Hong Kong building authorities have initiated prosecutions against four contractors and four individuals over a tower crane collapse at a construction site that left three men dead and six injured one year ago.
The Buildings Department on Wednesday said Kwun Tong Court had issued summonses and the hearing would be held on January 30 next year.
The rare accident took place on September 7 last year at a Housing Society building site on Anderson Road in Sau Mau Ping.
The 65-tonne tower crane collapsed suddenly, crashing down on nearby containers used as temporary offices on the site, resulting in the death of three workers – an electrician, an engineer and an engineering assistant – and injuries to six others.
Officials at the time said the base of the tower crane had “obvious faults”.
Subsequent investigations by the Labour Department found the tower crane had been installed on a grillage foundation made of three layers of metal I-beams fabricated by welding.
The welded joint between the I-beams on the top of the foundation connected to the base of the tower crane and the second layer of I-beams was found torn off, resulting in the collapse.
A Buildings Department investigation, meanwhile, also found that welded joints between segments of the steel supporting frame were torn off, resulting in the collapse of the entire crane.
In a statement on Wednesday, the department said a total of nine prosecutions had been initiated against the four relevant contractors, subcontractors and four individuals under the Buildings Ordinance.
Under the ordinance, any person directly concerned with any inspection, site formation works, or other form of building works who has carried out such inspection or works in a manner that causes injury to any person shall be guilty of an offence.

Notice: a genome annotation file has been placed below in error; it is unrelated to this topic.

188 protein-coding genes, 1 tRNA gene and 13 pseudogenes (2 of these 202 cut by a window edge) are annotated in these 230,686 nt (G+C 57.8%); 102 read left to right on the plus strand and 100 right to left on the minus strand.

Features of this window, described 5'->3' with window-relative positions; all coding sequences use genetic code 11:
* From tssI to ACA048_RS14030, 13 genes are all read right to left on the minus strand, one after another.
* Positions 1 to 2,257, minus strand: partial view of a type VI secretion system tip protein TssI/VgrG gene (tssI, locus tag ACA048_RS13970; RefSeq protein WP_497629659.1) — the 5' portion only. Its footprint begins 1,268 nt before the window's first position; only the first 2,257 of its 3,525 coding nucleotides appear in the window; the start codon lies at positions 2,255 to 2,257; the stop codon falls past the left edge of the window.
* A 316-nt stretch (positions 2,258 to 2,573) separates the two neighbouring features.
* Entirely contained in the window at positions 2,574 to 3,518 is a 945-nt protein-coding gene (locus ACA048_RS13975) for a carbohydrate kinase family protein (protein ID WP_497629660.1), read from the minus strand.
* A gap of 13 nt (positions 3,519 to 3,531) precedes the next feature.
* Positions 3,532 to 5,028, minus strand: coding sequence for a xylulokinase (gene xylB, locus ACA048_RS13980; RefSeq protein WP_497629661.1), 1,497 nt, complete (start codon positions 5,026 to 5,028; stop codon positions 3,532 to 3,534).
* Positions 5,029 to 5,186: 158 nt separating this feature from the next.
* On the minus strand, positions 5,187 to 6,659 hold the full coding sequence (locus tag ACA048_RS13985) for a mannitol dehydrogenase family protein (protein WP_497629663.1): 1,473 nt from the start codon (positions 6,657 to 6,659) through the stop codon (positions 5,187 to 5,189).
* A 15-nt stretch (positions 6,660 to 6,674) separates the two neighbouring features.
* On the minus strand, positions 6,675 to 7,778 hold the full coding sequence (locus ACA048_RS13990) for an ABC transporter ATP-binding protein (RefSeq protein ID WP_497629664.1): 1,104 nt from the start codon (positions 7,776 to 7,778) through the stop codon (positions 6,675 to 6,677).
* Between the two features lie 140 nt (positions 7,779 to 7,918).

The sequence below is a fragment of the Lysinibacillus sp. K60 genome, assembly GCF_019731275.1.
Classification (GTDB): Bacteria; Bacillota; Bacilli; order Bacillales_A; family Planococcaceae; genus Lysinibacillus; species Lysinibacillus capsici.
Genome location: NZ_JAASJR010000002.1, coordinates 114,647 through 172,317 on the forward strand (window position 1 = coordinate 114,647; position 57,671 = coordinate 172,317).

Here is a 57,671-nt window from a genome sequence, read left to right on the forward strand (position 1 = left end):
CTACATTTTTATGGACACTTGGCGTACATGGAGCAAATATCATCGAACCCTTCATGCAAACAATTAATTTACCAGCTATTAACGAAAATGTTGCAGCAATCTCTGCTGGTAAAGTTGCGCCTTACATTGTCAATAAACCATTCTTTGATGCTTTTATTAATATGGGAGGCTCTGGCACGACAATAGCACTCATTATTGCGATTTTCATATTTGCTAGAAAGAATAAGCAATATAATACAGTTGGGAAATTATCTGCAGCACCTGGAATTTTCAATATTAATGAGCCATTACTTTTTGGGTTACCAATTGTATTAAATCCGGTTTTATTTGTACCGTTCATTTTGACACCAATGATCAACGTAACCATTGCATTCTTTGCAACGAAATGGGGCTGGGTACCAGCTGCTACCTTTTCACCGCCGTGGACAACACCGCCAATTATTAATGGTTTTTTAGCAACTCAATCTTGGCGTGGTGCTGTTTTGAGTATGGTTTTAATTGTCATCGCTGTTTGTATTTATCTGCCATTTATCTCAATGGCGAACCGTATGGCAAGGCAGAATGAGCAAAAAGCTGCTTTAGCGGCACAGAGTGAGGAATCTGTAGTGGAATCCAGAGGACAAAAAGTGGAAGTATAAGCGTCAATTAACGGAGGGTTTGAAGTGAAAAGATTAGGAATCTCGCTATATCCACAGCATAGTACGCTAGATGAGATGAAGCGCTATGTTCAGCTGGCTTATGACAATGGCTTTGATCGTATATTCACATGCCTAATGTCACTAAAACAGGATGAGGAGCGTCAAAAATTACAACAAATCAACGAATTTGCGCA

On conviction, offenders are liable to three years in jail and a maximum fine of HK$1 million.
Siu Sin-man, chief executive of the Association for the Rights of Industrial Accident Victims, which is supporting the families of the killed workers, said she was pleased with the Buildings Department’s action.
“At least, it shows that the government is taking it seriously this time. In the past, we seldom saw action by other government departments except for the Labour Department,” she said.
“The message is clear that the government is attaching much importance to worksite safety. To the families, the focus now is to ensure justice is served.”
In March, the Labour Department initiated a total of 67 prosecutions against seven contractors and subcontractors and four individuals under the Factories and Industrial Undertakings Ordinance and the Occupational Safety and Health Ordinance.
The trial is continuing.
We are sorry that this article was not useful for you!
Let us improve this article!
Tell us how we can improve this article?